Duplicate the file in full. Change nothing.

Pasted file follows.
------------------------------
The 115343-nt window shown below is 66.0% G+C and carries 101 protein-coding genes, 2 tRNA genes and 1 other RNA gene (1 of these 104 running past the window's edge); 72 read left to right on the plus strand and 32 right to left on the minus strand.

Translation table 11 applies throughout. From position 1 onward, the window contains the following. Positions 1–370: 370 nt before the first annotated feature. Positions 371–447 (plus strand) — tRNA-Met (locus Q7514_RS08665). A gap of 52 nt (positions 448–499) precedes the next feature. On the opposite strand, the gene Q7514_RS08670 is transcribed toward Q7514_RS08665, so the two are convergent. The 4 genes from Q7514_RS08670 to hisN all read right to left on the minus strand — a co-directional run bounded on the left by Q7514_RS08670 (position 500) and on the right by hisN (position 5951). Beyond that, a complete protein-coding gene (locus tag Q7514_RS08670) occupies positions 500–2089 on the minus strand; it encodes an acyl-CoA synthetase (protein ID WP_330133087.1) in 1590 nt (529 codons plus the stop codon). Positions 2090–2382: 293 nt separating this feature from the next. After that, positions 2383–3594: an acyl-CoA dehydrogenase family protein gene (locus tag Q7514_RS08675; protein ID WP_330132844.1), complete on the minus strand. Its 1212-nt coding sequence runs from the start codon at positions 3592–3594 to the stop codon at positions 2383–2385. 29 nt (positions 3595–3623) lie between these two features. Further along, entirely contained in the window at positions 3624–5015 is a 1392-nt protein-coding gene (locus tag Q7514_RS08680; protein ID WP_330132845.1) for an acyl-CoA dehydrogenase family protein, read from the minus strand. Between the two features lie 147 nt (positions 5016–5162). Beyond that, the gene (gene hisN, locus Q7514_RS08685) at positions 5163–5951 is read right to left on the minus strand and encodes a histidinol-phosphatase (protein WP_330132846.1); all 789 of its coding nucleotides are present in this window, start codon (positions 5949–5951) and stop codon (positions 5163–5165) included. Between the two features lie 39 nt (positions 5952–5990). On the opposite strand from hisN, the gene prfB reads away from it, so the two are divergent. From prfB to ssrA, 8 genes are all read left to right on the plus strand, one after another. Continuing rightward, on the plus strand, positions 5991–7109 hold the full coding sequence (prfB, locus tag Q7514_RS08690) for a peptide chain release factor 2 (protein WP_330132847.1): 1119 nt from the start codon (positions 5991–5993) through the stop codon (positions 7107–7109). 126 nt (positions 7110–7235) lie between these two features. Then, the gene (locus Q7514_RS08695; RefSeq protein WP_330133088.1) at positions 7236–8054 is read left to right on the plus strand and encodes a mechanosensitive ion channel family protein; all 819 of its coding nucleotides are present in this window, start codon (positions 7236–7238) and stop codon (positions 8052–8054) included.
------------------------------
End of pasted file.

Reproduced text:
The 115343-nt window shown below is 66.0% G+C and carries 101 protein-coding genes, 2 tRNA genes and 1 other RNA gene (1 of these 104 running past the window's edge); 72 read left to right on the plus strand and 32 right to left on the minus strand.

Translation table 11 applies throughout. From position 1 onward, the window contains the following. Positions 1–370: 370 nt before the first annotated feature. Positions 371–447 (plus strand) — tRNA-Met (locus Q7514_RS08665). A gap of 52 nt (positions 448–499) precedes the next feature. On the opposite strand, the gene Q7514_RS08670 is transcribed toward Q7514_RS08665, so the two are convergent. The 4 genes from Q7514_RS08670 to hisN all read right to left on the minus strand — a co-directional run bounded on the left by Q7514_RS08670 (position 500) and on the right by hisN (position 5951). Beyond that, a complete protein-coding gene (locus tag Q7514_RS08670) occupies positions 500–2089 on the minus strand; it encodes an acyl-CoA synthetase (protein ID WP_330133087.1) in 1590 nt (529 codons plus the stop codon). Positions 2090–2382: 293 nt separating this feature from the next. After that, positions 2383–3594: an acyl-CoA dehydrogenase family protein gene (locus tag Q7514_RS08675; protein ID WP_330132844.1), complete on the minus strand. Its 1212-nt coding sequence runs from the start codon at positions 3592–3594 to the stop codon at positions 2383–2385. 29 nt (positions 3595–3623) lie between these two features. Further along, entirely contained in the window at positions 3624–5015 is a 1392-nt protein-coding gene (locus tag Q7514_RS08680; protein ID WP_330132845.1) for an acyl-CoA dehydrogenase family protein, read from the minus strand. Between the two features lie 147 nt (positions 5016–5162). Beyond that, the gene (gene hisN, locus Q7514_RS08685) at positions 5163–5951 is read right to left on the minus strand and encodes a histidinol-phosphatase (protein WP_330132846.1); all 789 of its coding nucleotides are present in this window, start codon (positions 5949–5951) and stop codon (positions 5163–5165) included. Between the two features lie 39 nt (positions 5952–5990). On the opposite strand from hisN, the gene prfB reads away from it, so the two are divergent. From prfB to ssrA, 8 genes are all read left to right on the plus strand, one after another. Continuing rightward, on the plus strand, positions 5991–7109 hold the full coding sequence (prfB, locus tag Q7514_RS08690) for a peptide chain release factor 2 (protein WP_330132847.1): 1119 nt from the start codon (positions 5991–5993) through the stop codon (positions 7107–7109). 126 nt (positions 7110–7235) lie between these two features. Then, the gene (locus Q7514_RS08695; RefSeq protein WP_330133088.1) at positions 7236–8054 is read left to right on the plus strand and encodes a mechanosensitive ion channel family protein; all 819 of its coding nucleotides are present in this window, start codon (positions 7236–7238) and stop codon (positions 8052–8054) included.